• Title

  • Tampa General Hospital and USF Health Team Offer Minimally Invasive Alternative for Surgical Treatment of Uterine Fibroids

    Tampa General Hospital and USF Health Team Offer Minimally Invasive Alternative for Surgical Treatment of Uterine Fibroids

     

     

     

    The Acessa® procedure is a minimally invasive treatment alternative to hysterectomy for women who have symptomatic fibroids.

     

     

     

    Tampa, FL (May 20, 2021) – Tampa General Hospital today announced the expansion of its minimally invasive gynecological surgery program with an innovative, same-day surgical treatment choice for women experiencing debilitating pain and fatigue caused by uterine fibroids. This treatment option may provide faster recovery and fewer side effects.

     

     

     

    “This new procedure uses laparoscopic radiofrequency ablation to shrink fibroids and allows us to spare the uterus. It can be another uterine-sparing option for a woman suffering from this common condition,” said Dr. Emad Mikhail, a minimally invasive gynecologic surgeon at Tampa General and associate professor and director of the Division of Gynecology in the USF Health Morsani College of Medicine.

     

     

     

    Fibroids are muscular tumors that grow in the wall of the uterus. They can vary in size and number and are almost always benign. The most common treatment for uterine fibroids has been a hysterectomy, the removal of the uterus and sometimes the ovaries.

     

     

     

    As a major surgery that involves removal of the uterus and potentially the ovaries, a hysterectomy also compromises a woman’s fertility. The surgery causes earlier onset of menopause and can also trigger significant physical and emotional side effects. Physical side effects include pain, blood loss, scarring, sweating, hot flashes, vaginal dryness and disturbed sleep, as well as several weeks of recovery. Emotional side effects can impact each woman differently and some women can experience feelings of sadness, depression and grief.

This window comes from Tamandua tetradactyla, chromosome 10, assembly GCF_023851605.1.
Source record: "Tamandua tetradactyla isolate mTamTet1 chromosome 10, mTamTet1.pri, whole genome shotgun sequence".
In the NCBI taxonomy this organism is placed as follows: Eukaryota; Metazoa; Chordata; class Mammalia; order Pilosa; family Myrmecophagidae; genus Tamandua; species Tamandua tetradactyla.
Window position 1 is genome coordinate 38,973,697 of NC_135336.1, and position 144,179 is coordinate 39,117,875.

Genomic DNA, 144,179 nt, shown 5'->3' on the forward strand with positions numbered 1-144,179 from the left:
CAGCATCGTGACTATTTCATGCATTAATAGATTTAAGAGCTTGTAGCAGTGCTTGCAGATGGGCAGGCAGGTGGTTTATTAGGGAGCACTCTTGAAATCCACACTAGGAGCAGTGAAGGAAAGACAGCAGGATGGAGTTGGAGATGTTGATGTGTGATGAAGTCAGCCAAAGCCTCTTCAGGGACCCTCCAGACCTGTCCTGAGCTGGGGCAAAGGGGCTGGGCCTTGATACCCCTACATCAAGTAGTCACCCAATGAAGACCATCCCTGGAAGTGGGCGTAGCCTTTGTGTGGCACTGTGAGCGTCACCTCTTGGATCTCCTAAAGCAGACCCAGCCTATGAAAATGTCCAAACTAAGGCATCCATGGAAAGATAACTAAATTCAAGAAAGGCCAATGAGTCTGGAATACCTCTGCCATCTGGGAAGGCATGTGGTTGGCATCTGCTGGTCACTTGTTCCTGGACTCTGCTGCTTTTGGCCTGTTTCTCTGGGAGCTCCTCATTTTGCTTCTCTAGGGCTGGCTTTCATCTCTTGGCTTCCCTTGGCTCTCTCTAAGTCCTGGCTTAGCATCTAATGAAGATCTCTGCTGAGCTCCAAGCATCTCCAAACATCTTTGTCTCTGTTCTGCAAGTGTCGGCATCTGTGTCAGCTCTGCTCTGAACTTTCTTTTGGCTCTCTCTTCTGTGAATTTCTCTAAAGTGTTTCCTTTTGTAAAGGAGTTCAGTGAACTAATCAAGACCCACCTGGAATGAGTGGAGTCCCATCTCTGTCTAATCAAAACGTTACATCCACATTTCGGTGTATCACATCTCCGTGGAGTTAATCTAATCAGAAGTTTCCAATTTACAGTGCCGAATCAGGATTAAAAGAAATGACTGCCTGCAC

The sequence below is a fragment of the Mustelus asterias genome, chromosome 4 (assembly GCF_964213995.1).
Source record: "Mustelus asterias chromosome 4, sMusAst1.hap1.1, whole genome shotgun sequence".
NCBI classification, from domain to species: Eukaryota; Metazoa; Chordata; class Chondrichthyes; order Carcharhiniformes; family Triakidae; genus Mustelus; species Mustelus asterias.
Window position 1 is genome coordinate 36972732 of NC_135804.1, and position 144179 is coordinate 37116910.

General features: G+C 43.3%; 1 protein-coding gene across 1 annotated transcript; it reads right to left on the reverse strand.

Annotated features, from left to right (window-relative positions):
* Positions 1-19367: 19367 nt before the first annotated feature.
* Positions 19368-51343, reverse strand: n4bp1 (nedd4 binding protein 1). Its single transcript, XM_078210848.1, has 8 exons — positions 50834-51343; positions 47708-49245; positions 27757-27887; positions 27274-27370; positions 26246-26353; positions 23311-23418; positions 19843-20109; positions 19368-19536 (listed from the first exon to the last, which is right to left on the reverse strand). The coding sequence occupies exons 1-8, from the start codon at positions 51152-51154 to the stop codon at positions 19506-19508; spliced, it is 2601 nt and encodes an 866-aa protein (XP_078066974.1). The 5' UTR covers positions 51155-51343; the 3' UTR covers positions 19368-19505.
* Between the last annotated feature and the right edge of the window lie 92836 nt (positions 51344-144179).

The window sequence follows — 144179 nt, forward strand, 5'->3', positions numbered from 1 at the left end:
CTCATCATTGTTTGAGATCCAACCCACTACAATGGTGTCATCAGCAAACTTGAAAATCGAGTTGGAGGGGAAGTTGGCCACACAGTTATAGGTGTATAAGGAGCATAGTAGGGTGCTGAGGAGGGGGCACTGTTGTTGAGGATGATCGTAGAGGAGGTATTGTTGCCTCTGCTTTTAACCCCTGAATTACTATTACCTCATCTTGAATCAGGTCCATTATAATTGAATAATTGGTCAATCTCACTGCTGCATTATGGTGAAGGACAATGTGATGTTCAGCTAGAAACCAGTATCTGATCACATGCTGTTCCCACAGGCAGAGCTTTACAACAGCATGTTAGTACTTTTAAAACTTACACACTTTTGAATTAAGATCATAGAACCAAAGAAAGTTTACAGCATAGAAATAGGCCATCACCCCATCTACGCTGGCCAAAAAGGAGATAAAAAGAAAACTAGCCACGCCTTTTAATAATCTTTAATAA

“With this new procedure, we only treat the fibroids and do not have to completely remove them to relieve symptoms,” Dr. Mikhail said. The radiofrequency ablation destroys the fibroid tissue, which shrinks over time resolving the symptoms. 

     

     

     

    “Because it’s minimally invasive and there are only three small incisions, most women go home the same day and return to their normal activities in four to five days,” Dr. Mikhail said. Depending on the severity of the symptoms, many patients see the most relief in about three months. In a clinical study, 94 percent of women reported improvement in their symptoms.

     

     

     

    Women with symptomatic fibroids can experience bleeding heavy enough to cause anemia, enlargement of the lower stomach, lower back pain, a feeling of fullness in the lower stomach area and frequent urination. “Fibroid symptoms can be disruptive and debilitating, particularly for women who desire uterine preservation,” Dr. Mikhail said.

     

     

     

    “Radiofrequency ablation is used to treat conditions in the liver, bone and prostate. However, this is the first time it has been used to treat uterine fibroids. For certain patients, this treatment can be a good alternative to other options such as a hysterectomy,” Dr. Mikhail said.  To complete the procedure, the physician uses a camera, ultrasound and digital guidance mapping.

     

     

     

    For more information on the Acessa ProVu system and Tampa General, contact the USF Health Appointment Line, (813) 259-8500.